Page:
Jonas:    the first experience of sending Bitcoin over the internet. Did not exactly go as planned. Maybe this was the reason Cyrus started his career in a more traditional and very Swiss kind of industry banking. 

  Cyrus Fazel: , it was from this very wealthy family, but I was born in when there was no more wealth, uh, at least no more money. There was the wealth and the prestige, and they were education, intellectual part of it, but there was no fancy pants, the type of living, which is great.

It really taught me how to not enjoy money, but to enjoy life. My aunt always says the same joke, unfortunately. She died recently and she said, you remember when  you were a kid? I said, what did you want to do? And I would answer with back, I'd say, well, I want to be a plumber and electrician.

And they'll be like, but why you want to be a plumber electrician? I'm like, well, I'm pretty good at it. And she's like, why are you good at it? Well, my mom couldn't, seem to afford a plumber and electrician, so I was like 12 years old and I was doing all the plumbing.

 uh, so I was doing it all the time and then she was like, yeah, but you're really good in math and you like money. You like counting money and statistics and all of that. I'm like, yeah. She's like. All our cousins, all of them are quite arty and all of that don't you want to be the banker in the family?

I'm like, nah, not really. And then she insisted a lot, 20 of the 15 years later, um, I decided to get into banking, uh, because I thought it was going to be cool. I was going to make a lot of money. And by the age of 30, I'll be like a  Philantropist or whatever, and starting wealth management here in Switzerland.

It's the best place in the world for wealth management. And, uh, I learned a lot, but it was still, it was not what I really wanted to do, it was not, I don't know.

I was, you know. You know I used to break dance. There's a lot of fun things. It's not really connected to, to myself. I thought it was, it was great, but I was always servicing the rich people. And again, I was like, well, you know, we could offer this to whoever we want. the 99% of the planet and not just that zero 1% I was servicing before. we really created Swiss Borg in order to, to bring Swiss wealth management to everyone by making it fair, by making it meaningful and then making it fun as well as, so that's something that we really tried to do at Swiss Borg Yeah.  

How Cyrus met AnthonyJonas: Cyrus also has a partner in crime. His longtime friend, Anthony is CTO and co founder of Swiss Borg. They met during their student years at a party in a fancy club in the South of France. At that time, Cyrus could barely afford to cover the entrance fee, let alone the steep prices for drinks. 

Here's how they met.  

Cyrus Fazel: one night I went to this very famous, high end type of club. So when I would go there as a student, it was impossible to get in. Usually it was impossible I never got it, but that day I got in and so super happy.  uh, but then inside it was like,  way too much, like a, at least  25 Francs a glass as, as a students in France, impossible. It's impossible. And, uh, I see a big table of dudes.  And, um, my friend is like, Oh, these are guys from my university. I'm like, what the fuck? How'd they get all that money? And my, best friend is from engineering school, like engineers, they don't have fucking money.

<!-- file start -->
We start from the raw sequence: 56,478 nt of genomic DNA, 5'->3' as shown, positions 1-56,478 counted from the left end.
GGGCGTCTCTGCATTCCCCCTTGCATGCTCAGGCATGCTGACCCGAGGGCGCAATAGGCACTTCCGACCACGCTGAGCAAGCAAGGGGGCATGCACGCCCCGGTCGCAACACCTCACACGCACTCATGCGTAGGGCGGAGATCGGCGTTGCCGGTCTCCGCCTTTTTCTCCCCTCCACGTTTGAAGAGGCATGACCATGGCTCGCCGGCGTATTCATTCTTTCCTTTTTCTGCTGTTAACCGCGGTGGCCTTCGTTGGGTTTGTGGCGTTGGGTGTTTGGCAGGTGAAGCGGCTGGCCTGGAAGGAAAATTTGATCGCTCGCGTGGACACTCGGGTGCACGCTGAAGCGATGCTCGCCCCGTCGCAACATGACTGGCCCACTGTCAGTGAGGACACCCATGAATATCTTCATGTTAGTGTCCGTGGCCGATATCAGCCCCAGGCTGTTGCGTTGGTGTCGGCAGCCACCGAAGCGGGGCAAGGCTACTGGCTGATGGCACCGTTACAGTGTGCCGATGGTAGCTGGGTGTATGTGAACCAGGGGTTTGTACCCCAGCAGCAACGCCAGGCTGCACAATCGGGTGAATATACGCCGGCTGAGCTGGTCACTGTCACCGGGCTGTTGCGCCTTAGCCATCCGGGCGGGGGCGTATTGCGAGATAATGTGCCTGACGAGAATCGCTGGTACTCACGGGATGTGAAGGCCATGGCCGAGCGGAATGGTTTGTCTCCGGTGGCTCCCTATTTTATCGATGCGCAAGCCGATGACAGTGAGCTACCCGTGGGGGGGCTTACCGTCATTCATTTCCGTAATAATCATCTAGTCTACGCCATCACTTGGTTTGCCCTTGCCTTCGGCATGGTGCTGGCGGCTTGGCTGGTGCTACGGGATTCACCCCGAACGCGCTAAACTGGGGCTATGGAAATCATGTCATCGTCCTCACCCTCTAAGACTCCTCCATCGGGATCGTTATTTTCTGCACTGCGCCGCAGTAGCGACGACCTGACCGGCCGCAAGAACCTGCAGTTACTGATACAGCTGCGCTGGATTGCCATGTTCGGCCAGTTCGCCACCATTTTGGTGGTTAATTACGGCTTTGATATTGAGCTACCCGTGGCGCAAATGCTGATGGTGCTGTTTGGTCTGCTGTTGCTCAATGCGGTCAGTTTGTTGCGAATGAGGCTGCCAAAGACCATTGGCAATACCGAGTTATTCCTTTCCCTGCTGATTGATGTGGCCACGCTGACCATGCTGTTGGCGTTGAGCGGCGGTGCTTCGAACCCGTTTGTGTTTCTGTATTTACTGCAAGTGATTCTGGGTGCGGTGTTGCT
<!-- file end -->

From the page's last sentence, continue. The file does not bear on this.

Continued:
They just study hard. And, uh  I didn't really like the guy. So those Anthony's co-founders is a really tall guy and I was like, who the fuck is that dude? And then he tends to be actually nice guy. He's even like offered a glass and all that share. I was like, Whoa, this guy's quite cool. 

 three months later, I meet him again. I'm like, so how, how can you spend so much money, what's your game? And he happens to be a very famous poker player. So he had made already, like, you know, 300,000 or $200,000 only playing poker. Uh then he was automating his different strategies and essentially playing poker. So he was not into finance, but he was already into this algorithm trading. And then we met. Many, many times. And, spent so much time together and, and eventually, um, convinced him to come and do this at Swiss Borg. And, uh, he's very happy today that we made this together. Yeah

Start of Swiss Borg

Jonas:  how did a idea form your, do you remember like when you came up with the idea of of Swiss Borg and what it represented at the time? Cause I assume also it has changed since then a little bit.  

Cyrus Fazel: Yeah. So the first version of Swiss Borg was actually a B to B to C model. So it was how with algorithms, uh, we could create a customized investment, mandates   

Jonas: Basically the first iteration of Swiss Borg and nothing to do with crypto, it was a portfolio management software that they wanted to sell to institutional investors, such as banks, pension funds, et cetera. It was  Anthony who pushed to do something with blockchain instead. And the timing was right.